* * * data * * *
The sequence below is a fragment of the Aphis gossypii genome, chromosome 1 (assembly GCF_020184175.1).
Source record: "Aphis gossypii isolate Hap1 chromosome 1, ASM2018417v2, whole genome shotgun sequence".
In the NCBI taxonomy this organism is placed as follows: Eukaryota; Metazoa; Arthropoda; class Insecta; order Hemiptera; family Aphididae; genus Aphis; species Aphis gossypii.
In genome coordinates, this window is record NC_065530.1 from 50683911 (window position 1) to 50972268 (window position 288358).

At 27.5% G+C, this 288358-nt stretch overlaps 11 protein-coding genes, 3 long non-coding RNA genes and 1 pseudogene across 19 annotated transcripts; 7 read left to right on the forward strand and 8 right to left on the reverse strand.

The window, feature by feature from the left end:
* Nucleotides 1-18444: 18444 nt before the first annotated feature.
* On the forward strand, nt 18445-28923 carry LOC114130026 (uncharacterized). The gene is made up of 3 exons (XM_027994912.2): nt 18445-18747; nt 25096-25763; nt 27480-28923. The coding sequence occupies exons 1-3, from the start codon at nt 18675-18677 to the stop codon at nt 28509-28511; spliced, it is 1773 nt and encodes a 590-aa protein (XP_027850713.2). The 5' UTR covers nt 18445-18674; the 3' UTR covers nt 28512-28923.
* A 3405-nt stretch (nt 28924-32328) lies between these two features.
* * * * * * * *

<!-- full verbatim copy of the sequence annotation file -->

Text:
The sequence below is a fragment of the Aphis gossypii genome, chromosome 1 (assembly GCF_020184175.1).
Source record: "Aphis gossypii isolate Hap1 chromosome 1, ASM2018417v2, whole genome shotgun sequence".
In the NCBI taxonomy this organism is placed as follows: Eukaryota; Metazoa; Arthropoda; class Insecta; order Hemiptera; family Aphididae; genus Aphis; species Aphis gossypii.
In genome coordinates, this window is record NC_065530.1 from 50683911 (window position 1) to 50972268 (window position 288358).

At 27.5% G+C, this 288358-nt stretch overlaps 11 protein-coding genes, 3 long non-coding RNA genes and 1 pseudogene across 19 annotated transcripts; 7 read left to right on the forward strand and 8 right to left on the reverse strand.

The window, feature by feature from the left end:
* Nucleotides 1-18444: 18444 nt before the first annotated feature.
* On the forward strand, nt 18445-28923 carry LOC114130026 (uncharacterized). The gene is made up of 3 exons (XM_027994912.2): nt 18445-18747; nt 25096-25763; nt 27480-28923. The coding sequence occupies exons 1-3, from the start codon at nt 18675-18677 to the stop codon at nt 28509-28511; spliced, it is 1773 nt and encodes a 590-aa protein (XP_027850713.2). The 5' UTR covers nt 18445-18674; the 3' UTR covers nt 28512-28923.
* A 3405-nt stretch (nt 28924-32328) lies between these two features.